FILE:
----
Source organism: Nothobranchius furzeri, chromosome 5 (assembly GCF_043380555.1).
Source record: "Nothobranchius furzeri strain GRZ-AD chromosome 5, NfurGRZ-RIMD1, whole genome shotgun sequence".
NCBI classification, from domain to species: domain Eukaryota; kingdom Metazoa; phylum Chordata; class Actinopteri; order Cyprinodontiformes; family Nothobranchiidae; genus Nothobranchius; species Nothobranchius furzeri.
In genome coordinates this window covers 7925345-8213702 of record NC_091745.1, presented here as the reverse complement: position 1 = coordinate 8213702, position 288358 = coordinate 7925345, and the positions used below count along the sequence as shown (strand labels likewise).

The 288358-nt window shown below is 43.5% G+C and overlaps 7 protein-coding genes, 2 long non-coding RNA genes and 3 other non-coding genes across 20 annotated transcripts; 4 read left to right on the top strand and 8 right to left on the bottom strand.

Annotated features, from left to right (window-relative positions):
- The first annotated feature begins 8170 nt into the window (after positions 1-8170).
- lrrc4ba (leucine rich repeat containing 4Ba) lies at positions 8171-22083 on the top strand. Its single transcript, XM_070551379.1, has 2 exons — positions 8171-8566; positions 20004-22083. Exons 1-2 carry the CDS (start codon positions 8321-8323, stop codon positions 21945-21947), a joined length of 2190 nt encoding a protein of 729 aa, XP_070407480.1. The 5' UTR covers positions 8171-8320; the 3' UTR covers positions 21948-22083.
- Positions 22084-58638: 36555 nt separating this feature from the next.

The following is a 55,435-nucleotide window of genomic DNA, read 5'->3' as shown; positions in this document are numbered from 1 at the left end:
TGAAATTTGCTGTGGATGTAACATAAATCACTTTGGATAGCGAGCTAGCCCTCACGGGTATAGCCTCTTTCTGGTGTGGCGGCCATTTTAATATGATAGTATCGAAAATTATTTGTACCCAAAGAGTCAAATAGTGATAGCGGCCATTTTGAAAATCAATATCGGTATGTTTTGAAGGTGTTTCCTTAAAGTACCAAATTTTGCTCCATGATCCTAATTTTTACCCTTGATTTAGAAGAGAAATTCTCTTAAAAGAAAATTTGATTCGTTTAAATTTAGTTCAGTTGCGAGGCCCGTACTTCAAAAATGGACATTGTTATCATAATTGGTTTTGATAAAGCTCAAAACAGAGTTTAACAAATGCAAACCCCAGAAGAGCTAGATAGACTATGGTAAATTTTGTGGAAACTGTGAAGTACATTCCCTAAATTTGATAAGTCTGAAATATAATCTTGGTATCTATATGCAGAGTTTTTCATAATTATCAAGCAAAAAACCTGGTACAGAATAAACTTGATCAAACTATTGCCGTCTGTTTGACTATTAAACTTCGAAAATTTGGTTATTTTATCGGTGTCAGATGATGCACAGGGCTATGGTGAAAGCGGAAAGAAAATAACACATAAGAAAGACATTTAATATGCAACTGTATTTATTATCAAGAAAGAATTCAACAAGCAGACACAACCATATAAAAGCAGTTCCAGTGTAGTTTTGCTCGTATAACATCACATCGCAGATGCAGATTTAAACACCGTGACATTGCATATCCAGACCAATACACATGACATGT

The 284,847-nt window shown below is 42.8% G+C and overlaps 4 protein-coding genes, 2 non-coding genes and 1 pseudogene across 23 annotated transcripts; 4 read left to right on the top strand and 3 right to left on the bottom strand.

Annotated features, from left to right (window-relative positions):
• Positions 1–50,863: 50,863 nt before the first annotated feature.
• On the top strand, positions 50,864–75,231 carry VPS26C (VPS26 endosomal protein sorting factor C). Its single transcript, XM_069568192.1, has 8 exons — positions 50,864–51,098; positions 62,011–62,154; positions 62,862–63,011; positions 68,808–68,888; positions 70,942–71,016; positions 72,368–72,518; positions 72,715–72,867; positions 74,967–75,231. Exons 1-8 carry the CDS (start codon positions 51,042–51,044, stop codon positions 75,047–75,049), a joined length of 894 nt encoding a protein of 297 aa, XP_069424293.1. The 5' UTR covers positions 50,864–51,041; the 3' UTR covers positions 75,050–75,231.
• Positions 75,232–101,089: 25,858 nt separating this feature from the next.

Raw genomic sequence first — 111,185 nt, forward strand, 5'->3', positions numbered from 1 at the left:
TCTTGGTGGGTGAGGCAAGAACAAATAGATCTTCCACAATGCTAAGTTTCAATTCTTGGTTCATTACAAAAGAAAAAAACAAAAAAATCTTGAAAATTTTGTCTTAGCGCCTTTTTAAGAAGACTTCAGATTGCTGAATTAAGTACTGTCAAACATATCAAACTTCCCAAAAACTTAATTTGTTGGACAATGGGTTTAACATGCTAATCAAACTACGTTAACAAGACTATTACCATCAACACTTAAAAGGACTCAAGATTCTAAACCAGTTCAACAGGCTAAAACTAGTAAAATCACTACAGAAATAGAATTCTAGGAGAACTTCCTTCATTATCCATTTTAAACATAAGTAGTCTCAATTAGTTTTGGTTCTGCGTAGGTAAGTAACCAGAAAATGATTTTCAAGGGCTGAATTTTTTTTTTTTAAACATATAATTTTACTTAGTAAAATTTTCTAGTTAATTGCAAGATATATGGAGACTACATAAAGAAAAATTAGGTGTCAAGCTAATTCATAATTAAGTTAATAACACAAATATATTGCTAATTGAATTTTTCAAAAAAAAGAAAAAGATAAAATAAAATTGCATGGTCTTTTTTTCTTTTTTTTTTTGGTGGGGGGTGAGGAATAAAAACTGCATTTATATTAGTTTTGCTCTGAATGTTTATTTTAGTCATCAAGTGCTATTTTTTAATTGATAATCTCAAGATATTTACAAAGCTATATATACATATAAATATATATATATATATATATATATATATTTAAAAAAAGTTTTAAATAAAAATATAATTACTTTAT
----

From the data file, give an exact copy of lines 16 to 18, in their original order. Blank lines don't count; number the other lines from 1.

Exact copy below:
• Positions 75,232–101,089: 25,858 nt separating this feature from the next.

Raw genomic sequence first — 111,185 nt, forward strand, 5'->3', positions numbered from 1 at the left:
TCTTGGTGGGTGAGGCAAGAACAAATAGATCTTCCACAATGCTAAGTTTCAATTCTTGGTTCATTACAAAAGAAAAAAACAAAAAAATCTTGAAAATTTTGTCTTAGCGCCTTTTTAAGAAGACTTCAGATTGCTGAATTAAGTACTGTCAAACATATCAAACTTCCCAAAAACTTAATTTGTTGGACAATGGGTTTAACATGCTAATCAAACTACGTTAACAAGACTATTACCATCAACACTTAAAAGGACTCAAGATTCTAAACCAGTTCAACAGGCTAAAACTAGTAAAATCACTACAGAAATAGAATTCTAGGAGAACTTCCTTCATTATCCATTTTAAACATAAGTAGTCTCAATTAGTTTTGGTTCTGCGTAGGTAAGTAACCAGAAAATGATTTTCAAGGGCTGAATTTTTTTTTTTTAAACATATAATTTTACTTAGTAAAATTTTCTAGTTAATTGCAAGATATATGGAGACTACATAAAGAAAAATTAGGTGTCAAGCTAATTCATAATTAAGTTAATAACACAAATATATTGCTAATTGAATTTTTCAAAAAAAAGAAAAAGATAAAATAAAATTGCATGGTCTTTTTTTCTTTTTTTTTTTGGTGGGGGGTGAGGAATAAAAACTGCATTTATATTAGTTTTGCTCTGAATGTTTATTTTAGTCATCAAGTGCTATTTTTTAATTGATAATCTCAAGATATTTACAAAGCTATATATACATATAAATATATATATATATATATATATATATATTTAAAAAAAGTTTTAAATAAAAATATAATTACTTTAT